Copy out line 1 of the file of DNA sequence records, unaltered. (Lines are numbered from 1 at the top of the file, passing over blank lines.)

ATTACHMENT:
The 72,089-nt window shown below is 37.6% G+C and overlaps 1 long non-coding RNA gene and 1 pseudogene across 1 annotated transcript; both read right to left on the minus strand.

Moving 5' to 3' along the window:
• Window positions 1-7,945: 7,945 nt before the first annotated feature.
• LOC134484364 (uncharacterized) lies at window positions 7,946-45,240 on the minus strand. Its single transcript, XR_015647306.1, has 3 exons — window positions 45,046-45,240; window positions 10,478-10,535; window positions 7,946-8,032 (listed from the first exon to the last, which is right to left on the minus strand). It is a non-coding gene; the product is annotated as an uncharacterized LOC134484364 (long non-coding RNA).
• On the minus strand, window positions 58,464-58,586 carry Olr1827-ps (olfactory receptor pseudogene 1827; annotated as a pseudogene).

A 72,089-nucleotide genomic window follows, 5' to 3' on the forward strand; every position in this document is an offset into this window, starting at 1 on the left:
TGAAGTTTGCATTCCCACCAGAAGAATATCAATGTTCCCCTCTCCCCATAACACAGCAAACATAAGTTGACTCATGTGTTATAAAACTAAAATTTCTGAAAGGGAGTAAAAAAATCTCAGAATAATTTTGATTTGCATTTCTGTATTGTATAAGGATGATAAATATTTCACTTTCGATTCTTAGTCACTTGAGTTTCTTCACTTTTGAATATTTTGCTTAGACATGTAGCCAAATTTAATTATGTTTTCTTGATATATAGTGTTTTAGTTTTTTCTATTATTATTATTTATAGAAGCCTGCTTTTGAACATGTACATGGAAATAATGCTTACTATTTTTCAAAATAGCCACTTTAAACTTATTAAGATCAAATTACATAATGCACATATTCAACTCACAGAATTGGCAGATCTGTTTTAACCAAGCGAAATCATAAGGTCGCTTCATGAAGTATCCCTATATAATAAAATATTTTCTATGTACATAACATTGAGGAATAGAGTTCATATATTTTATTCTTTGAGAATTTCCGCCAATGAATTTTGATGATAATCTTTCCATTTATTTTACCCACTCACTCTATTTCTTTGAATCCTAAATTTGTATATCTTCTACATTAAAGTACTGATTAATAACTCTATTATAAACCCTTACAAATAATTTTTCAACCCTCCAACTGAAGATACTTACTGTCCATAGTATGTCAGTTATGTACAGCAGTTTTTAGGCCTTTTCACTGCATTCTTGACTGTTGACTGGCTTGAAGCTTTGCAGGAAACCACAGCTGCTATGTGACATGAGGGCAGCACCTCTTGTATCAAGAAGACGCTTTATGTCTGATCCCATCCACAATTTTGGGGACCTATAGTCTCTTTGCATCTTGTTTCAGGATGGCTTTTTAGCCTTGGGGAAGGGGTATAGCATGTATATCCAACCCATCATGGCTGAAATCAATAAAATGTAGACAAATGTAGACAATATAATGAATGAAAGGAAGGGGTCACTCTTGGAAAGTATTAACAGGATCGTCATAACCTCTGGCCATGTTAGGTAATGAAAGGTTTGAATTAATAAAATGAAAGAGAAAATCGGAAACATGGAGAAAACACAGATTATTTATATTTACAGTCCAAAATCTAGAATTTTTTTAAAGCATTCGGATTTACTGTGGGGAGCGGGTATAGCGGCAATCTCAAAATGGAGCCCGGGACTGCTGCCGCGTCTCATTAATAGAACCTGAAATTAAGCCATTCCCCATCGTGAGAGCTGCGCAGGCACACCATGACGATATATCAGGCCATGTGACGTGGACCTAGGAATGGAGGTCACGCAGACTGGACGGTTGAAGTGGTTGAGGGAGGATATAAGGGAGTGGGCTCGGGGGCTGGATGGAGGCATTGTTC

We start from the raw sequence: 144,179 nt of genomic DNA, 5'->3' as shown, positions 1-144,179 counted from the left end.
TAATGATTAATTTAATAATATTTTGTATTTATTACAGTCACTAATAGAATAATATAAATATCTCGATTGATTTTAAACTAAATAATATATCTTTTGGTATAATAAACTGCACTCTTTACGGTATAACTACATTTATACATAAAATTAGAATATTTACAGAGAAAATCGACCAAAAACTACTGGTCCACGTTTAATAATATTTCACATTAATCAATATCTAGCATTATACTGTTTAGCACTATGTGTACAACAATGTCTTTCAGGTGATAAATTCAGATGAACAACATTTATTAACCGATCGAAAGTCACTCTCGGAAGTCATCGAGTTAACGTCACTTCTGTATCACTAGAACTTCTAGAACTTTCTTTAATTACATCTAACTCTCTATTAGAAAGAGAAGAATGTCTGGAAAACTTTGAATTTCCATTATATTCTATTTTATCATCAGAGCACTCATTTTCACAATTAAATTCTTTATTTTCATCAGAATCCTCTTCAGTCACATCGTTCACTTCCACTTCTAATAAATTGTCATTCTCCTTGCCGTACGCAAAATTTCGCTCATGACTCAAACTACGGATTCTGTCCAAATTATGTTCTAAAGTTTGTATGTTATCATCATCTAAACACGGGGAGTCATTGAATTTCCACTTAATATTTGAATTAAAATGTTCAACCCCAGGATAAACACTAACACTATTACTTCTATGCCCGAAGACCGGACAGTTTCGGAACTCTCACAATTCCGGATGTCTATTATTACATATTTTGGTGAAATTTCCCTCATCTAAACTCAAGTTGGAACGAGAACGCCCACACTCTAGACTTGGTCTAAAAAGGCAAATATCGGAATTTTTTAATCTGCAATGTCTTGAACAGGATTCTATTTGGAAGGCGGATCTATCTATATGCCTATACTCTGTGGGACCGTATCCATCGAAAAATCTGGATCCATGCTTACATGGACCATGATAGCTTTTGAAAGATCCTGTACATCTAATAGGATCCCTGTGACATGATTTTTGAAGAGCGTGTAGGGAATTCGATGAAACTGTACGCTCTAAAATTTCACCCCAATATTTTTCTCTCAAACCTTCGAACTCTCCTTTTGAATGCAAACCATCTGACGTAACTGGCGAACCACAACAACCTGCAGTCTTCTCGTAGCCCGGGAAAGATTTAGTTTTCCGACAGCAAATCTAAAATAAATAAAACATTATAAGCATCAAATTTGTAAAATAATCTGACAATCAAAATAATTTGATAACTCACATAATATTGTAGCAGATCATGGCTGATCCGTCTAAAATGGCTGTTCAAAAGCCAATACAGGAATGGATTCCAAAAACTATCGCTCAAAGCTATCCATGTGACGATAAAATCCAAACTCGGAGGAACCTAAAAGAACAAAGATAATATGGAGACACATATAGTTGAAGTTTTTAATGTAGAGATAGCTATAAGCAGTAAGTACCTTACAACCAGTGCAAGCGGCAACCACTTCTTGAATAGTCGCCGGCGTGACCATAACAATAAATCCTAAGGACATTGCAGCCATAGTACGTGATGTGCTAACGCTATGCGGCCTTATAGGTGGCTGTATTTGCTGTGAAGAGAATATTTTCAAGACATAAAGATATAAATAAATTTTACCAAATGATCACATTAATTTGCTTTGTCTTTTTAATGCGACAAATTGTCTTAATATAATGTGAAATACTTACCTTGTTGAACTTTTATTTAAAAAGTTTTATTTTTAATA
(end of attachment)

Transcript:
The 72,089-nt window shown below is 37.6% G+C and overlaps 1 long non-coding RNA gene and 1 pseudogene across 1 annotated transcript; both read right to left on the minus strand.